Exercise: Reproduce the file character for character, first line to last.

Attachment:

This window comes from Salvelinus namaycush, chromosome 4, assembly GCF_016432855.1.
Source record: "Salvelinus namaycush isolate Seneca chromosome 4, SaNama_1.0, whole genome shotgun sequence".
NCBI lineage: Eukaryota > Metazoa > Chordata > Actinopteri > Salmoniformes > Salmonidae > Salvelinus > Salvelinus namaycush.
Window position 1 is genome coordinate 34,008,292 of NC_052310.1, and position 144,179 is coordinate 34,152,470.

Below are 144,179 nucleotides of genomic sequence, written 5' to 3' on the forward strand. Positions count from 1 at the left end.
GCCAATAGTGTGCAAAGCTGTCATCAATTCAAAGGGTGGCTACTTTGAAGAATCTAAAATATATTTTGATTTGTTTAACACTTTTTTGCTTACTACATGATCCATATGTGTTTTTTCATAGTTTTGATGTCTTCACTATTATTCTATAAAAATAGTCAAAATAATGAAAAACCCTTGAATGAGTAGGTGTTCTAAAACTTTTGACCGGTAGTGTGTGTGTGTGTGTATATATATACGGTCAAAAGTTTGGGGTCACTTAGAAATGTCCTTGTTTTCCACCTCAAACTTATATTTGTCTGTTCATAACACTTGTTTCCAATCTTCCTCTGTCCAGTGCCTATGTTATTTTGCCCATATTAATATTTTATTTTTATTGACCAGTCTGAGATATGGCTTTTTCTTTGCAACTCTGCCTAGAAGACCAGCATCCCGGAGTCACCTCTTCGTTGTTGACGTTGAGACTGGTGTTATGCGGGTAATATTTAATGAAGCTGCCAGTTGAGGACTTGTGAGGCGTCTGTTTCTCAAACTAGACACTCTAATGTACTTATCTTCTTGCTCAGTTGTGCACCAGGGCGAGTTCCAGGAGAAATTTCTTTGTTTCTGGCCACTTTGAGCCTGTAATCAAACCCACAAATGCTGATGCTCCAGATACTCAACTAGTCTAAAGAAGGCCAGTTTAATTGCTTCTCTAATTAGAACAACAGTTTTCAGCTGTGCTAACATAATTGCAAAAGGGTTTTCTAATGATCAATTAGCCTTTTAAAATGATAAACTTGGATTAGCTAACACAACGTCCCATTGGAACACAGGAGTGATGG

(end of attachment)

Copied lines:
This window comes from Salvelinus namaycush, chromosome 4, assembly GCF_016432855.1.
Source record: "Salvelinus namaycush isolate Seneca chromosome 4, SaNama_1.0, whole genome shotgun sequence".
NCBI lineage: Eukaryota > Metazoa > Chordata > Actinopteri > Salmoniformes > Salmonidae > Salvelinus > Salvelinus namaycush.
Window position 1 is genome coordinate 34,008,292 of NC_052310.1, and position 144,179 is coordinate 34,152,470.

Below are 144,179 nucleotides of genomic sequence, written 5' to 3' on the forward strand. Positions count from 1 at the left end.
GCCAATAGTGTGCAAAGCTGTCATCAATTCAAAGGGTGGCTACTTTGAAGAATCTAAAATATATTTTGATTTGTTTAACACTTTTTTGCTTACTACATGATCCATATGTGTTTTTTCATAGTTTTGATGTCTTCACTATTATTCTATAAAAATAGTCAAAATAATGAAAAACCCTTGAATGAGTAGGTGTTCTAAAACTTTTGACCGGTAGTGTGTGTGTGTGTGTATATATATACGGTCAAAAGTTTGGGGTCACTTAGAAATGTCCTTGTTTTCCACCTCAAACTTATATTTGTCTGTTCATAACACTTGTTTCCAATCTTCCTCTGTCCAGTGCCTATGTTATTTTGCCCATATTAATATTTTATTTTTATTGACCAGTCTGAGATATGGCTTTTTCTTTGCAACTCTGCCTAGAAGACCAGCATCCCGGAGTCACCTCTTCGTTGTTGACGTTGAGACTGGTGTTATGCGGGTAATATTTAATGAAGCTGCCAGTTGAGGACTTGTGAGGCGTCTGTTTCTCAAACTAGACACTCTAATGTACTTATCTTCTTGCTCAGTTGTGCACCAGGGCGAGTTCCAGGAGAAATTTCTTTGTTTCTGGCCACTTTGAGCCTGTAATCAAACCCACAAATGCTGATGCTCCAGATACTCAACTAGTCTAAAGAAGGCCAGTTTAATTGCTTCTCTAATTAGAACAACAGTTTTCAGCTGTGCTAACATAATTGCAAAAGGGTTTTCTAATGATCAATTAGCCTTTTAAAATGATAAACTTGGATTAGCTAACACAACGTCCCATTGGAACACAGGAGTGATGG